EU supply chain law - overview for companies

The EU Supply Chain Act obliges large companies in the EU to comply with human rights and environmental standards along their global supply chains. These are the most important aspects for companies:
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The EU Supply Chain Act obliges large companies in the EU to comply with human rights and environmental standards along their global supply chains. These are the most important aspects for companies:

These companies are affected by the EU Supply Chain Act

The EU supply chain law (Corporate Sustainability Due Diligence Directive, CSDDD) applies to EU companies with more than 1,000 employees and a global net annual turnover of 450 million euros.

Small and medium-sized enterprises therefore do not fall within the scope of the directive.

Companies from non-EU countries (third countries) must also comply with the EU Supply Chain Act if they generate more than 450 million euros in turnover per year in the EU.

However, there will be different time periods for the application of the EU Supply Chain Act, staggered according to company size.

  • After three years for companies with more than 5,000 employees and a turnover of 1,500 million euros;
  • After four years for companies with more than 3,000 employees and a turnover of 900 million euros;
  • After five years for companies with more than 1,000 employees and a turnover of 450 million euros.

The periods apply from the entry into force of the Directive.

EU supply chain law: these are the requirements for companies

Affected companies must fulfill a number of due diligence obligations in order to meet the requirements of the law. These include:

  • Risk analysis: Companies must regularly carry out a comprehensive risk analysis of their supply chains in order to identify potential human rights and environmental risks.
  • Preventive and remedial measures: Companies are obliged to take measures to prevent or minimize identified risks. These include training for employees and suppliers, as well as the implementation of control mechanisms.
  • Reporting and transparency: Companies must publish an annual report on their due diligence obligations that describes in detail the measures taken and the results achieved. This report must be publicly accessible.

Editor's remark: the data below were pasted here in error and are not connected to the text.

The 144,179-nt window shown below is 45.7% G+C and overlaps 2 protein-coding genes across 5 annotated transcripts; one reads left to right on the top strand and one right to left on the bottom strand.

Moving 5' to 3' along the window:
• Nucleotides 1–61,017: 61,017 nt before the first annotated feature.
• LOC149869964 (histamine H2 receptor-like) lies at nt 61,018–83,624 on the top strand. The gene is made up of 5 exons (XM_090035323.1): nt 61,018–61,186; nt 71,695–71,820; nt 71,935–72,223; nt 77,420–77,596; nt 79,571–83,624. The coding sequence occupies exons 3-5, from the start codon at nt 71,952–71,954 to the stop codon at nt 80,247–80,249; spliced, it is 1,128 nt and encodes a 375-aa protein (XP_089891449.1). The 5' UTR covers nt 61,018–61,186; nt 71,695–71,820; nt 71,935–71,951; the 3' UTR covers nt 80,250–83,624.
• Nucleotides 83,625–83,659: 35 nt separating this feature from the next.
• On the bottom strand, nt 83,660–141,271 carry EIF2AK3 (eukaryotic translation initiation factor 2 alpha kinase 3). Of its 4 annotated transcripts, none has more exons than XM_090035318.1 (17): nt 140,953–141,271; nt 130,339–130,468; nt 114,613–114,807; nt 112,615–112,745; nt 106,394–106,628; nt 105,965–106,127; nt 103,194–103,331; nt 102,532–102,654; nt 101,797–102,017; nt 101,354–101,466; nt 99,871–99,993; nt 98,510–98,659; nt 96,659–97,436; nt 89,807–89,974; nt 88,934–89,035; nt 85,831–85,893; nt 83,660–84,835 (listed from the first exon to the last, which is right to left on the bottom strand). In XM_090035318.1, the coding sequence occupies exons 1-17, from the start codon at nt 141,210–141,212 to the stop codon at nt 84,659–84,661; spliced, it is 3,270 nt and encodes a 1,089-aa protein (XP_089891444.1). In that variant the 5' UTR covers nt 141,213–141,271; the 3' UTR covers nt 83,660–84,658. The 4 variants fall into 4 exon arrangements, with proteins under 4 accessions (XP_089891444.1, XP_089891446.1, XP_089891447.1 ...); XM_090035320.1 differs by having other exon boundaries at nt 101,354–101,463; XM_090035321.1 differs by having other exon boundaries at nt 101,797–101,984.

• Complaints procedure: Companies must set up effective complaints mechanisms that enable data subjects to report violations. These mechanisms must be easily accessible and trustworthy.

Scope of responsibility

The due diligence obligations extend to the entire supply and value chain, graded according to the company's scope of influence.

  • Direct suppliers must be fully included,
  • Indirect suppliers with knowledge of violations.

Liability and sanctions

A combination of official controls, including the imposition of fines and civil liability, is envisaged.

The authorities are authorized to conduct investigations, carry out inspections, issue orders and impose fines in the event of violations of the due diligence obligations. Fines of up to 5 percent of global net sales can be imposed for violations.

The CSDDD also provides for civil liability for damage caused by breaches of due diligence. Companies will be liable for damages and will have to compensate their victims. This also applies in particular to victims of human rights violations.

Environmental targets mandatory

In addition, all companies in the area of application are obliged to draw up a climate plan in order to align their corporate strategy with the 1.5°C target (Paris Agreement). They should contribute to climate neutrality and set themselves corresponding emission reduction targets.

Affected companies are therefore required to act proactively and review their supply chains with regard to human rights and environmental risks. Companies should take the opportunity to improve their processes and make a positive contribution to society and the environment.

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